Two hundred and eighty (51.4%) of participants took antimalarial before first booking at the antenatal clinic. Of these, 25 (8.9%) had no parasitemia. All those who did not take antimalarials before booking had parasitemia. There was a statistically significant association between the use of antimalarials before booking and parasite clearance (χ2 = 24.8, P < 0.001). Those who used antimalarials before booking were more likely to be free from malaria parasitemia (Table 2). The use of antimalarials before booking also affected the degree of malarial parasitemia: the parasitemia among those who took antimalarials was more likely to be mild while the parasitemia among those who did not take antimalarials was more likely to be intermediate or severe. There was a statistically significant association between antimalarials use before booking and severity of parasitemia (χ2 = 36.52, P< 0.001) (Table 3).
Assessment of anemia during pregnancy is important because it directly or indirectly contributes to the high maternal and perinatal morbidity and mortality seen in Nigeria.12 It also affords one the opportunity to institute interventions to prevent complications especially when carried out at booking visit. It is a known fact that malaria is an under-recognized cause of anemia in pregnancy in endemic areas like ours and is usually asymptomatic.2,8 Malaria may cause or aggravate anemia.3,6 This may follow hemolysis of parasitized red blood cells, increased demand for folates in pregnancy as well as hypersplenism.6,9 The very high prevalence of malaria parasitemia in this study (95.4%) shows how enormous it could contribute to anemia during pregnancy.8 This prevalence is far higher than the 16% reported from Southeastern Nigeria.13 However, the report from Abakiliki, South Eastern Nigeria targeted women in their third trimester that may have had significant parasite clearance with effective antimalarial drugs prior to their enrollment into the study.13 Both malaria and anemia in pregnancy therefore pose a serious public health challenge.
The reported incidence of anemia is between 30%–60% in pregnancy.4 The prevalence of anemia at first antenatal visit in this study of 59.6% was lower than the 71% reported from Lagos,2 67.4% reported from Enugu,14 and 66.0% reported from Burkina Faso15 but higher than that reported from Ibadan, Nigeria, and Greytown in South Africa.1,16 The probable explanation is that majority of the pregnant women in this study were literate and are gainfully employed, hence their nutritional status is probably better. The high prevalence of anemia in this study is not acceptable, given the fact that malaria is preventable and treatable. Malaria cause anemia mostly in the second trimester of pregnancy when there is accelerated fetal growth and may develop suddenly in severe parasitaemia that may persist into the third trimester.7 Anemia in pregnancy has been shown to be commoner in the second trimester especially in severe parasitemia as seen in this study which agrees with previous reports.2,5,8 In this study most booking visits were made in the second trimester when parasitemia tends to be highest.17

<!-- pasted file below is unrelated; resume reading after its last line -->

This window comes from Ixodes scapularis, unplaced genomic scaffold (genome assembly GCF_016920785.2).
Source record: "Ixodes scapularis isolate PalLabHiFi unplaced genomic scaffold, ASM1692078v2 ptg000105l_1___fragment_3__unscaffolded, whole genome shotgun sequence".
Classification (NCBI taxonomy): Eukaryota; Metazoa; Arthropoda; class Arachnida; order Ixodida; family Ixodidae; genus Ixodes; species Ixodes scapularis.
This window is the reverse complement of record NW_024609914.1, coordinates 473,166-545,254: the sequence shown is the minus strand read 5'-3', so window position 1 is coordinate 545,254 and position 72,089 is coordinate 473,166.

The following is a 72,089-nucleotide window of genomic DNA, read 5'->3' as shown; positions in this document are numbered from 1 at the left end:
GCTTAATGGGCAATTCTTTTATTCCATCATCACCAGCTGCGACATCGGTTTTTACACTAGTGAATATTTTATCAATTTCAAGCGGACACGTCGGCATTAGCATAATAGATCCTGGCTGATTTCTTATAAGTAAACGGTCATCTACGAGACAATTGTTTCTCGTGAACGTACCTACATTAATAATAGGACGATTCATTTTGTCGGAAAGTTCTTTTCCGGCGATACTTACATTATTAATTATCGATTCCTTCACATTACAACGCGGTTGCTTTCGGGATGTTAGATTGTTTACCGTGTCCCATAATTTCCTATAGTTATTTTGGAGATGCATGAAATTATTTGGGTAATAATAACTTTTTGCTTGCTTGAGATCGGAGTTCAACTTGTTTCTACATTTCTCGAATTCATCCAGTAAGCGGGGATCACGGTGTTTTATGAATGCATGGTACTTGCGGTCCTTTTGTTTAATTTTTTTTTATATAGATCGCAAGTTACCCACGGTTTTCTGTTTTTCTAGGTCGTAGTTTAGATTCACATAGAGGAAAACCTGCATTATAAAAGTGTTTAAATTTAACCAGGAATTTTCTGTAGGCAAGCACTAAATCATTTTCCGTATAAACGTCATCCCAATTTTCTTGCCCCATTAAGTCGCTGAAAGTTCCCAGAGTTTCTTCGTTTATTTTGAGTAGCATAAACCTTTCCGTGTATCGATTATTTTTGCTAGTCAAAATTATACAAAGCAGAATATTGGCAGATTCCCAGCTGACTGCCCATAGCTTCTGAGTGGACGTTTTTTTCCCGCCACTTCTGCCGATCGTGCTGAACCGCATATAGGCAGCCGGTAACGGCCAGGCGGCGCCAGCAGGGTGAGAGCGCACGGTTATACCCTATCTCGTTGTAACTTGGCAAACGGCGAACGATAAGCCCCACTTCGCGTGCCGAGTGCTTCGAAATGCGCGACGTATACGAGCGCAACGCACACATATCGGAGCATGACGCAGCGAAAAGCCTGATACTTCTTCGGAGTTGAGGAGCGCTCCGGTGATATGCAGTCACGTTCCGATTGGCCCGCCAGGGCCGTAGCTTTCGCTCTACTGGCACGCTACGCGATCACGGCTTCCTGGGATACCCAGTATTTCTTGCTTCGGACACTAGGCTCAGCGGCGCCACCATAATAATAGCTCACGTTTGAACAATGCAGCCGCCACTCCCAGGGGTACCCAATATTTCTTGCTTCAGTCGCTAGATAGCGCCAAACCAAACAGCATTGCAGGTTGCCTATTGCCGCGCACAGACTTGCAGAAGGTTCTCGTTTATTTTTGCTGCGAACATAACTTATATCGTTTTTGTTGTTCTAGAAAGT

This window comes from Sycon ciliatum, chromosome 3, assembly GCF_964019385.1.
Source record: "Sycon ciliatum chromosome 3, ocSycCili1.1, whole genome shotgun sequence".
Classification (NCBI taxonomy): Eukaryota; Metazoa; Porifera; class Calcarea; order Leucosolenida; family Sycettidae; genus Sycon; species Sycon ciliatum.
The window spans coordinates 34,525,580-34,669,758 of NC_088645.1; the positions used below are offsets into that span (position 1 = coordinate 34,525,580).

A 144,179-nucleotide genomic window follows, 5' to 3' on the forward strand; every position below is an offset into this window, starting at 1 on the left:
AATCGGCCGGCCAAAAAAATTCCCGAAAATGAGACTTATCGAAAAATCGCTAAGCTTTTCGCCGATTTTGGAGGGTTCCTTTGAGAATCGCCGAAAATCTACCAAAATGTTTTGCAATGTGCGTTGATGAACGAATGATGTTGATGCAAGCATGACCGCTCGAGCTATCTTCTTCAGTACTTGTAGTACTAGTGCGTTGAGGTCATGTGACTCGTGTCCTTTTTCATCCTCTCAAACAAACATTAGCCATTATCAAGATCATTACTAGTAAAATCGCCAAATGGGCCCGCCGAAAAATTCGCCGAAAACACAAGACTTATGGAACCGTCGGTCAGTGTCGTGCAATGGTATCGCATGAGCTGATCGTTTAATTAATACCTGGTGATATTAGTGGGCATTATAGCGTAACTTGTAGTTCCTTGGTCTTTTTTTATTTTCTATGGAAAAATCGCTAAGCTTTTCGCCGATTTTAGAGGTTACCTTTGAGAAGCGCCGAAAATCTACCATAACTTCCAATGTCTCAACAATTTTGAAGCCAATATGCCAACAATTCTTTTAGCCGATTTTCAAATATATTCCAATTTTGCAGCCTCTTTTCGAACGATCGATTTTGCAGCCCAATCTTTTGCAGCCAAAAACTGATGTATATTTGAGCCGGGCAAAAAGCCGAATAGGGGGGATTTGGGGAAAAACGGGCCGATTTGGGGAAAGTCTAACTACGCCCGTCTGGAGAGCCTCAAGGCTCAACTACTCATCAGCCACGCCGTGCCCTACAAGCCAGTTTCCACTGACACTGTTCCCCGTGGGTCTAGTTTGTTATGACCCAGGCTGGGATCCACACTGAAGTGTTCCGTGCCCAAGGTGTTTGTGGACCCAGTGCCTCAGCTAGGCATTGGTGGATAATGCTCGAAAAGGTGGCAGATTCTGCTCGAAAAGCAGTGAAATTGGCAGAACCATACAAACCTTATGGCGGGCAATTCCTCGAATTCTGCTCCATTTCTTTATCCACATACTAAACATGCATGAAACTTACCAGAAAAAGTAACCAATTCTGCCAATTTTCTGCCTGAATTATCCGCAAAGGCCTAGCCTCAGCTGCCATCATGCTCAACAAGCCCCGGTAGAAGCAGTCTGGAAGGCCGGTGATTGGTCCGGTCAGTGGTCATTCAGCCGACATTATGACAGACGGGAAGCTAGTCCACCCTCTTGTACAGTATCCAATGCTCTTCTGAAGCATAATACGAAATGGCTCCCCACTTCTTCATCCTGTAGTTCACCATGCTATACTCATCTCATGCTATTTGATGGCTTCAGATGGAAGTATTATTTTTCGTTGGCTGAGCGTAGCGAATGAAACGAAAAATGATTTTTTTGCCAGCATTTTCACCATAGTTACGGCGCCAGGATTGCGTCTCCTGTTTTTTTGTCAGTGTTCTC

Mean parasite density in primigravidas was significantly higher than in multigravidas. This is in agreement with the fact that this group of pregnant women has lower immunity to malaria. Consequently, anemia will be expected to be severer in them.6,9 However, a closer look at Table 2 will show that the prevalence of anemia was higher in multigravidas than primigravidas. This could be explained by the fact that the primigravidas booked at a significantly lower gestational age than the multigravidas (see Table 1). This is in agreement with previous studies.2,17 The implication is that the multigravidas waited until parasitemia had adversely affected them before booking.
All the women who had severe parasitemia had anemia. The severity of anemia in this study could be related to the parasite density. Thus, the higher the parasite density, the severer the anemia tends to be.
It was observed that some of those who came for booking at the teaching hospital had various forms of antimalarial drugs either from health care providers or over the counter. There was a statistically significant association between antimalarials use before booking and severity of parasitemia. The efficacies of the ingested antimalarial medications can not be ascertained because of high volume of counterfeit and fake antimalarial drugs in circulation.18,19 The interval from ingestion of antimalarial drugs to first visit could not be ascertained in majority of cases. All those who did not take antimalarial drugs were parasitemic, while 91.1% of those who took medications were parasitemic. It therefore means that antimalarial chemotherapy used had effect in reducing parasite density.5,6 This can also modulate the effect on anemia in pregnancy.
Anemia in pregnancy is associated with malaria parasitemia. The severity of anemia is directly correlated with the density of parasitemia, particularly amongst the primigravidas. Antimalarial therapy that clears the parasitemia appears to have better effect on the level of anemia.
It is therefore recommended that comprehensive preventive strategy including intermittent preventive treatment of malaria in pregnancy, good nutrition and effective use of insecticide treated bed nets be encouraged among pregnant women in endemic regions.
Parasite clearance at booking using safe and effective antimalarial agents should be recommended for all pregnant women especially primigravidas to reduce the incidence and complications associated with anemia.
No conflicts of interest were declared in relation to this paper.